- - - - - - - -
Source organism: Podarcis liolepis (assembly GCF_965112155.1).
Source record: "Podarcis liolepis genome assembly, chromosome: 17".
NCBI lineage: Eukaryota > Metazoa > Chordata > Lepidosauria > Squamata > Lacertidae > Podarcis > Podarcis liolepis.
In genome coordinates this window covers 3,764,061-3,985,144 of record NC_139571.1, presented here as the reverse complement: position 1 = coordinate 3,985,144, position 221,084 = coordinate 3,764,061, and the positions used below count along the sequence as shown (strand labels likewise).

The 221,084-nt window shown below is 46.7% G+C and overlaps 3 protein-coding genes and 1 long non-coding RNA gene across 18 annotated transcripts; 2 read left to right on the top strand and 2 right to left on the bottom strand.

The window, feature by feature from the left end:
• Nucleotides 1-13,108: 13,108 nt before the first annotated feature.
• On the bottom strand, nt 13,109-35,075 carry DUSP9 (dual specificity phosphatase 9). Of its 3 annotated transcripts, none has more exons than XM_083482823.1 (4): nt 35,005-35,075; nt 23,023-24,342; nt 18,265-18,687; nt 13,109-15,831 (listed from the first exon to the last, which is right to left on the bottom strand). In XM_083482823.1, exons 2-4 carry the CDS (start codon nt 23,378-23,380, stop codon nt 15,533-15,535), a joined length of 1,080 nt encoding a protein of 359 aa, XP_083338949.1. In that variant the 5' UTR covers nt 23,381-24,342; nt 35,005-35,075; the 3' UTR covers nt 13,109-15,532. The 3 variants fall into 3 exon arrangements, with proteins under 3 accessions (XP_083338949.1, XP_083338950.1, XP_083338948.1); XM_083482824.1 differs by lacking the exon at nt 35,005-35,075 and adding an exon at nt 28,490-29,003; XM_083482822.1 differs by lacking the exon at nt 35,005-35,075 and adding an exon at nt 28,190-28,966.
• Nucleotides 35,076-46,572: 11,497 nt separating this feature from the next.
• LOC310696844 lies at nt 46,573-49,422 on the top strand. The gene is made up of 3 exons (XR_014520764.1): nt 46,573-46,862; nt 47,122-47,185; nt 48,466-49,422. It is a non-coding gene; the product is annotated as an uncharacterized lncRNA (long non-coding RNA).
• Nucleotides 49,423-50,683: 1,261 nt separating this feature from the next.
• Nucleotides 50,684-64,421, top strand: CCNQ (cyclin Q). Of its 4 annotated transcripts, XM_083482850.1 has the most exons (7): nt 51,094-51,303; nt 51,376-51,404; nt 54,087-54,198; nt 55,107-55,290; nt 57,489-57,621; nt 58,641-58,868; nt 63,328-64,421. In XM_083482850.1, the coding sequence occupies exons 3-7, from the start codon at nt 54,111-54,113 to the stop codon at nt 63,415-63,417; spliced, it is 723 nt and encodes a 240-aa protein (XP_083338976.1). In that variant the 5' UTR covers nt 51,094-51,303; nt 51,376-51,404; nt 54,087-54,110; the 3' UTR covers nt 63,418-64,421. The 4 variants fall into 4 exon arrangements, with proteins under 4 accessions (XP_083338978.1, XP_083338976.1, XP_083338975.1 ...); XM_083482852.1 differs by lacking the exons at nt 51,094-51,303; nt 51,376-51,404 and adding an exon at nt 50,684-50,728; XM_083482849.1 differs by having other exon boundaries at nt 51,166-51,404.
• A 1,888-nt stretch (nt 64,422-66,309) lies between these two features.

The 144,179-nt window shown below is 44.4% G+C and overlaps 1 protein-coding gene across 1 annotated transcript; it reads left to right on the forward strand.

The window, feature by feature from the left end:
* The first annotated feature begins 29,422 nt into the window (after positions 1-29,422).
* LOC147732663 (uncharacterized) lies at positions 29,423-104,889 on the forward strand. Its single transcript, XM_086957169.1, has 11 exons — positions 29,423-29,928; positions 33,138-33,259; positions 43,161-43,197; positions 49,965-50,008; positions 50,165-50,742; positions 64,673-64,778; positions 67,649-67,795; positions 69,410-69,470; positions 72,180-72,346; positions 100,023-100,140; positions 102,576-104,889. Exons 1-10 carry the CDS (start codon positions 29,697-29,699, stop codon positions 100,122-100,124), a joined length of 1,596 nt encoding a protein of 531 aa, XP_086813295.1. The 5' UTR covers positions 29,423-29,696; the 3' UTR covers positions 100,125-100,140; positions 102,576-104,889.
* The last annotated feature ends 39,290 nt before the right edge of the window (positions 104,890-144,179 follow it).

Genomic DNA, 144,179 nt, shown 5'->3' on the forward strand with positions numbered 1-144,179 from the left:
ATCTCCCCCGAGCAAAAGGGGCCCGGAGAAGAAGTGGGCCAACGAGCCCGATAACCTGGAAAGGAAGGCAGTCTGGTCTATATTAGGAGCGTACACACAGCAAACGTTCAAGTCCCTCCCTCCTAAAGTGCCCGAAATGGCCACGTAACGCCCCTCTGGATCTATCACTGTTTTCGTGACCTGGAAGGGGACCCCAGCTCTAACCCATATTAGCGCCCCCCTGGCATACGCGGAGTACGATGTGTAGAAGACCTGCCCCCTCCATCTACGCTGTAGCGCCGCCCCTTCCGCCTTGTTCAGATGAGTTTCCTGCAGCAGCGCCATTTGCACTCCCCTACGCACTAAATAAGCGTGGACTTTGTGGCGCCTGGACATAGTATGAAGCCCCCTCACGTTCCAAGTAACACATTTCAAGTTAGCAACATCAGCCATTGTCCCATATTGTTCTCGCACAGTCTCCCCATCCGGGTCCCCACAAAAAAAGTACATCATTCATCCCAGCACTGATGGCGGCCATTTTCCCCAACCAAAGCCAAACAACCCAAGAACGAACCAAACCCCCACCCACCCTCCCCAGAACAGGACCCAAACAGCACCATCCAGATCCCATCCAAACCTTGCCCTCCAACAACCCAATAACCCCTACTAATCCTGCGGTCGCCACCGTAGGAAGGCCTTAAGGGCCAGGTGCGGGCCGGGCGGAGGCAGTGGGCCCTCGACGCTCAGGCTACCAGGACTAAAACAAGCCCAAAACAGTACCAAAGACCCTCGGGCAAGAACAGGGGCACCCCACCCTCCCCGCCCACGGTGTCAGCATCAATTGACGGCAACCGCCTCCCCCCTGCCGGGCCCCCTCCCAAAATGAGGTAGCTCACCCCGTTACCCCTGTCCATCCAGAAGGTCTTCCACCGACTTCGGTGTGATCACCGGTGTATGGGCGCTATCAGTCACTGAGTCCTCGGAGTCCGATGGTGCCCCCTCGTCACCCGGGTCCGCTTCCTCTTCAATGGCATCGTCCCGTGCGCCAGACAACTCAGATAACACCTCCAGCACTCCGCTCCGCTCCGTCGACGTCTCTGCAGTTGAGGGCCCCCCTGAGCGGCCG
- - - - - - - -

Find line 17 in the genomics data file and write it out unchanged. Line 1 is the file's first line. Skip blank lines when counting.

* LOC147732663 (uncharacterized) lies at positions 29,423-104,889 on the forward strand. Its single transcript, XM_086957169.1, has 11 exons — positions 29,423-29,928; positions 33,138-33,259; positions 43,161-43,197; positions 49,965-50,008; positions 50,165-50,742; positions 64,673-64,778; positions 67,649-67,795; positions 69,410-69,470; positions 72,180-72,346; positions 100,023-100,140; positions 102,576-104,889. Exons 1-10 carry the CDS (start codon positions 29,697-29,699, stop codon positions 100,122-100,124), a joined length of 1,596 nt encoding a protein of 531 aa, XP_086813295.1. The 5' UTR covers positions 29,423-29,696; the 3' UTR covers positions 100,125-100,140; positions 102,576-104,889.